Bioimage Informatics Specialization Area

Bioimage Informatics draws upon advances in signal processing, optics, probe chemistry, molecular biology and machine learning to provide answers to biological questions from the growing numbers of biological images acquired in digital form. Microscopy is one of the oldest biological methods, and for centuries it has been paired with visual interpretation to learn about biological phenomena. With the advent of sensitive digital cameras and the dramatic increase in computer processing speeds over the past two decades, it has become increasingly common to collect large volumes of biological image data that create a need for sophisticated image processing and analysis. In addition, dramatic advances in machine learning during the same period set the stage for converting imaging from an observational to a computational discipline and allow the direct generation of biological knowledge from images.

 Life Science Electives

Specialization Electives (3 credits/9 units)

Bioimage Informatics

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Automation of  Biological Research

This course covers principles and applications of optical methods in the study of structure and function in biological systems. Topics to be covered include: absorption and fluorescence spectroscopy; interaction of light with biological molecules, cells, and systems; design of fluorescent probes and optical biosensor molecules; genetically expressible optical probes; photochemistry; optics and image formation; transmitted-light and fluorescence microscope systems; laser-based systems; scanning microscopes; electronic detectors and cameras: image processing; multi-mode imaging systems; microscopy of living cells; and the optical detection of membrane potential, molecular assembly, transcription, enzyme activity, and the action of molecular motors. This course is particularly aimed at students in science and engineering interested in gaining in-depth knowledge of modern light microscopy.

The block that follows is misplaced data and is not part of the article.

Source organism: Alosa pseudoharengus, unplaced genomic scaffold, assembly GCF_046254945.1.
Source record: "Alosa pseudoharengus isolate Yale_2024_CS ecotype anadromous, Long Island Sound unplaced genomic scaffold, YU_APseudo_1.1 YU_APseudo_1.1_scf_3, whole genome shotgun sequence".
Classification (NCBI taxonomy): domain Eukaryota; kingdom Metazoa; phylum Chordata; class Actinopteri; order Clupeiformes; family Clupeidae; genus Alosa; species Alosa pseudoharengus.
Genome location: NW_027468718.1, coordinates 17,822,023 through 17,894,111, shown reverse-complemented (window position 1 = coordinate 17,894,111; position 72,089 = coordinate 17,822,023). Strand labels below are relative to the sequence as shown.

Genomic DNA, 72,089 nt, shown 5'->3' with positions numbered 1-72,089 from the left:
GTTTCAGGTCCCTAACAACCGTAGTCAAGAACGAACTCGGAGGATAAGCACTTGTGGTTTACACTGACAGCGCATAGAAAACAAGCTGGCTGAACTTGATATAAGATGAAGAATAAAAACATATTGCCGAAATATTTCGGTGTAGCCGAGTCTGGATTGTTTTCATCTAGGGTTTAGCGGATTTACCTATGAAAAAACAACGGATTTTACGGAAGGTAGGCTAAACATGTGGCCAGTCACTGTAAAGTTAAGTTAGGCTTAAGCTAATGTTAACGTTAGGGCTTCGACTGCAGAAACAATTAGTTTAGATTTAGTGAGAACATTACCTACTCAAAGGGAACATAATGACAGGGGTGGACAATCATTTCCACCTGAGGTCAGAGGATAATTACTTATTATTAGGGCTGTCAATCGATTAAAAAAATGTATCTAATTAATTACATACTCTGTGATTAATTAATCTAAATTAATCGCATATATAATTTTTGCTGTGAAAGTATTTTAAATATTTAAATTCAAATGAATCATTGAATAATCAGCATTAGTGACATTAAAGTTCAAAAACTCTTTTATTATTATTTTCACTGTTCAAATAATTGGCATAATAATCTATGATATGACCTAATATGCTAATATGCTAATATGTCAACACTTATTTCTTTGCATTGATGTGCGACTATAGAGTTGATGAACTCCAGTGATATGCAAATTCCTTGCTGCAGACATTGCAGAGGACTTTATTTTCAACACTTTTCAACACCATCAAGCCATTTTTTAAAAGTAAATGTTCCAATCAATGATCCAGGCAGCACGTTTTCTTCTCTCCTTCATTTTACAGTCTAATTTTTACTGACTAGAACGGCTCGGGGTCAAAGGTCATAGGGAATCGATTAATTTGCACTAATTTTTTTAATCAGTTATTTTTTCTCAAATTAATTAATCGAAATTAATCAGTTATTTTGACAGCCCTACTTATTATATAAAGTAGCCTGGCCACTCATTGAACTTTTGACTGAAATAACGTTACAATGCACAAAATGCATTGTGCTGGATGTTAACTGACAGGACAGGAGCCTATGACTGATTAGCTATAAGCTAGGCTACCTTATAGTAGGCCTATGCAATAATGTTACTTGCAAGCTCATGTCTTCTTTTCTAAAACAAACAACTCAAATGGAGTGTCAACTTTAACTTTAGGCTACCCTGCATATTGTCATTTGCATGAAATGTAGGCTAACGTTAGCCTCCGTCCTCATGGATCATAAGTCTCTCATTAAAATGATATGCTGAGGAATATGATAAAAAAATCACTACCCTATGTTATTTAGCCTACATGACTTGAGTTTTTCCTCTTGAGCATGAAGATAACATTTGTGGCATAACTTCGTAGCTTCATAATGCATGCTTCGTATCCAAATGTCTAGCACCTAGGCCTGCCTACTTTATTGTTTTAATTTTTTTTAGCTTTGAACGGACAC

Computer Vision

This course introduces the fundamental techniques used in computer vision, that is, the analysis of patterns in visual images to reconstruct and understand the objects and scenes that generated them. Topics covered include image formation and representation, camera geometry and calibration, multi-view geometry, stereo, 3D reconstruction from images, motion analysis, image segmentation, object recognition. The material is based on graduate-level texts augmented with research papers, as appropriate. Evaluation is based on homeworks and final project. The homeworks involve considerable Matlab programming exercises.

Medical Image Analysis

The fundamentals of computational medical image analysis will be explored, leading to current research in applying geometry and statistics to segmentation, registration, visualization, and image understanding. Student will develop practical experience through projects using the National Library of Medicine Insight Toolkit (ITK), a new software library developed by a consortium of institutions including CMU. In addition to image analysis, the course will describe the major medical imaging modalities and include interaction with practicing radiologists at UPMC.

Special Topics: Registration Problems in Bioimaging

This course will cover the fundamentals of image matching (registration) methods with applications to biomedical engineering. As the fundamental step in image data fusion, registration methods have found wide ranging applications in biomedical engineering, as well as other engineering areas, and have become a major topic in image processing research. Specific topics to be covered include manual and automatic landmark-based, intensity-based, rigid, and nonrigid registration methods. Applications to be covered include multi-modal image data fusion, artifact (motion and distortion) correction and estimation, atlas-based segmentation, and computational anatomy. Course work will include Matlab programming exercises, reading of scientific papers, and independent projects. Upon successful completion, the student will be able to develop his/ her own solution to an image processing problem that involves registration. Prerequisites: 18-396 Signals and Systems or permission of the instructor, working knowledge of Matlab, and some image processing experience.

Neuroimaging

This course consists of six state-of-the-art imaging techniques (i.e., MRI, MRS, fMRI, PET, MEG/EEG and Optical). Each part of the module will present indepth analysis of the each technique and its application in neuroscience research. Apart from in-depth presentation of the each technique, students will also get acquainted with the operation of the respective instruments. Tour to that respective facility will be guided by the concerned faculty and scientific staff member in that respective facility will assist for demonstration. This course is a joint program between PITT and CMU.